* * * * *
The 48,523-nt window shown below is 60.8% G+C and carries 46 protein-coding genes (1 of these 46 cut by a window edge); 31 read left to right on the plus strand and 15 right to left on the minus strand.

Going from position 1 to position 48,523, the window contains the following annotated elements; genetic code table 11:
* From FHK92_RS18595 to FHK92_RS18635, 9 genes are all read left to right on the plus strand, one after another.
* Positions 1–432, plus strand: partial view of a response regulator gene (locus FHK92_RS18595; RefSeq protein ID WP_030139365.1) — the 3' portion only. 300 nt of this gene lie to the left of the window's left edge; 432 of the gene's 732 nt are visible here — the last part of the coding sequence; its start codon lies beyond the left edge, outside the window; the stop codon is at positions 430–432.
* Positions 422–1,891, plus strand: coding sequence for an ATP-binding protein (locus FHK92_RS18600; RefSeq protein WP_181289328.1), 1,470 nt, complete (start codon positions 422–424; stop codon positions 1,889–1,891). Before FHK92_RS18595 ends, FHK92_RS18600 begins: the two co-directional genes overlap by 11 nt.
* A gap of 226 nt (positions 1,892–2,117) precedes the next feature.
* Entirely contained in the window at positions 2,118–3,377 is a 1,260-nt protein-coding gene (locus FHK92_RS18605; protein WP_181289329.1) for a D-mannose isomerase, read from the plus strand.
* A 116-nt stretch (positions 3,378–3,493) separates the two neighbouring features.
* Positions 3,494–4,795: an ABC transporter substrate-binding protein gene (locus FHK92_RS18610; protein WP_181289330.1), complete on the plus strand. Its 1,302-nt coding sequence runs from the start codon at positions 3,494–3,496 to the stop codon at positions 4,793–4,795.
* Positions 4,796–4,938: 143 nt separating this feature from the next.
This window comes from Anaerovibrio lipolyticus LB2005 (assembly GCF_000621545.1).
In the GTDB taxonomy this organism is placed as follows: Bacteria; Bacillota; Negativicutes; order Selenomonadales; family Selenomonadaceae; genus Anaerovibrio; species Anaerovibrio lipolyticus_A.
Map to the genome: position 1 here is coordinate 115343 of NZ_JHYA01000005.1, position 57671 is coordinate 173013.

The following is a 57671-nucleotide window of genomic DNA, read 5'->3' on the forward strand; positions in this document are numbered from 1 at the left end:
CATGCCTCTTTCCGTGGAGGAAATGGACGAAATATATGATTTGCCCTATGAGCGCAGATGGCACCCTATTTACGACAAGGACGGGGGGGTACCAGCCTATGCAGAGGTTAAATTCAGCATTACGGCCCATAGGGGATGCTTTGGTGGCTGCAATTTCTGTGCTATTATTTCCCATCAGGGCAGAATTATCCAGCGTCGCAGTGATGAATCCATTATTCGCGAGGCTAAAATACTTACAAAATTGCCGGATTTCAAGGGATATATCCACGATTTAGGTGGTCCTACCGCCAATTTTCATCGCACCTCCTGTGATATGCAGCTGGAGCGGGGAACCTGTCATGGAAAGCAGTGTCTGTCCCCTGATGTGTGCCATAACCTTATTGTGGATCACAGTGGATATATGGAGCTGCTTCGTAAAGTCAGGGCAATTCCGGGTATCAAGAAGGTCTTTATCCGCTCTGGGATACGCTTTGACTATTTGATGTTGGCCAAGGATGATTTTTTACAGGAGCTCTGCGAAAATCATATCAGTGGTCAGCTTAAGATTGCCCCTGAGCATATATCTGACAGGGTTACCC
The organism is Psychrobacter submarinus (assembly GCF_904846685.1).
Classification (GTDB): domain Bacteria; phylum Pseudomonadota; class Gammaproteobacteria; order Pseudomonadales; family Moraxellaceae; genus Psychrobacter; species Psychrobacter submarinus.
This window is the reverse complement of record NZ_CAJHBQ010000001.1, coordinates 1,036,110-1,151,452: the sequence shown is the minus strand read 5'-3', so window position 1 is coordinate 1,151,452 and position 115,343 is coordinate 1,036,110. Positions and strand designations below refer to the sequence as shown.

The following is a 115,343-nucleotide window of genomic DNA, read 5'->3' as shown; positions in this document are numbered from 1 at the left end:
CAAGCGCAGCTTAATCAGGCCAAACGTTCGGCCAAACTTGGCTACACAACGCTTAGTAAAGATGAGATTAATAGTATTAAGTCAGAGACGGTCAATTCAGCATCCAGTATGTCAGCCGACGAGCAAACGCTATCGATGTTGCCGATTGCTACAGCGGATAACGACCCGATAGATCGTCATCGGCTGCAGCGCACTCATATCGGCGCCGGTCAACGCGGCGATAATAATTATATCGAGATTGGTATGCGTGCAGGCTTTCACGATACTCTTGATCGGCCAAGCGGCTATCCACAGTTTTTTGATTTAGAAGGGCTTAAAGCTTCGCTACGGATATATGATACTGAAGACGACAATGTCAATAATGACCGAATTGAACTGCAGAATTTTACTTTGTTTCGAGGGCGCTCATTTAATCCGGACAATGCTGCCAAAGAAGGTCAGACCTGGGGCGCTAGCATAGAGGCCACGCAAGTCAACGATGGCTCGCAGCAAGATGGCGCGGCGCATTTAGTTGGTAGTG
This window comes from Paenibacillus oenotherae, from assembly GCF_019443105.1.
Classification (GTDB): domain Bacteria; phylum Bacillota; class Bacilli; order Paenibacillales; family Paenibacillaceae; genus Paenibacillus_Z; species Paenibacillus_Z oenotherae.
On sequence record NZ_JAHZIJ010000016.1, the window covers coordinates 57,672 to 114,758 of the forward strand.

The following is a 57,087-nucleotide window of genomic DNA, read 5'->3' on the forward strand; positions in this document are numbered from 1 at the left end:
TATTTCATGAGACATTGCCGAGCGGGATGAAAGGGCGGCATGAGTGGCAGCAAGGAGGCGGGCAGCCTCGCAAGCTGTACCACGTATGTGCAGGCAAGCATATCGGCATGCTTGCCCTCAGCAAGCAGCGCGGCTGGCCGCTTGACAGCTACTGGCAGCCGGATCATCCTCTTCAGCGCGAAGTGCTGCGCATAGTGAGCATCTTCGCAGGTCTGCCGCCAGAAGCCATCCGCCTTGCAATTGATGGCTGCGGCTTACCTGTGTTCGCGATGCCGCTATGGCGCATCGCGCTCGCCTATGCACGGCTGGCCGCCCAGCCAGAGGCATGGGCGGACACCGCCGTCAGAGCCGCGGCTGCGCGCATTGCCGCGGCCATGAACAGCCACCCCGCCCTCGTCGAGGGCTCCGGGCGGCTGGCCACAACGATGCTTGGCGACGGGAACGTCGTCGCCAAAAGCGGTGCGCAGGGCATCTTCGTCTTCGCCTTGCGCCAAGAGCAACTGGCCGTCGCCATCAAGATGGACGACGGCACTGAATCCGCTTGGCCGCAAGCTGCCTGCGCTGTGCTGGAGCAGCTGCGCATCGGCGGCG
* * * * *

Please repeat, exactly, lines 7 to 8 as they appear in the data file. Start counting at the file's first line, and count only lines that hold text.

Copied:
* Entirely contained in the window at positions 2,118–3,377 is a 1,260-nt protein-coding gene (locus FHK92_RS18605; protein WP_181289329.1) for a D-mannose isomerase, read from the plus strand.
* A 116-nt stretch (positions 3,378–3,493) separates the two neighbouring features.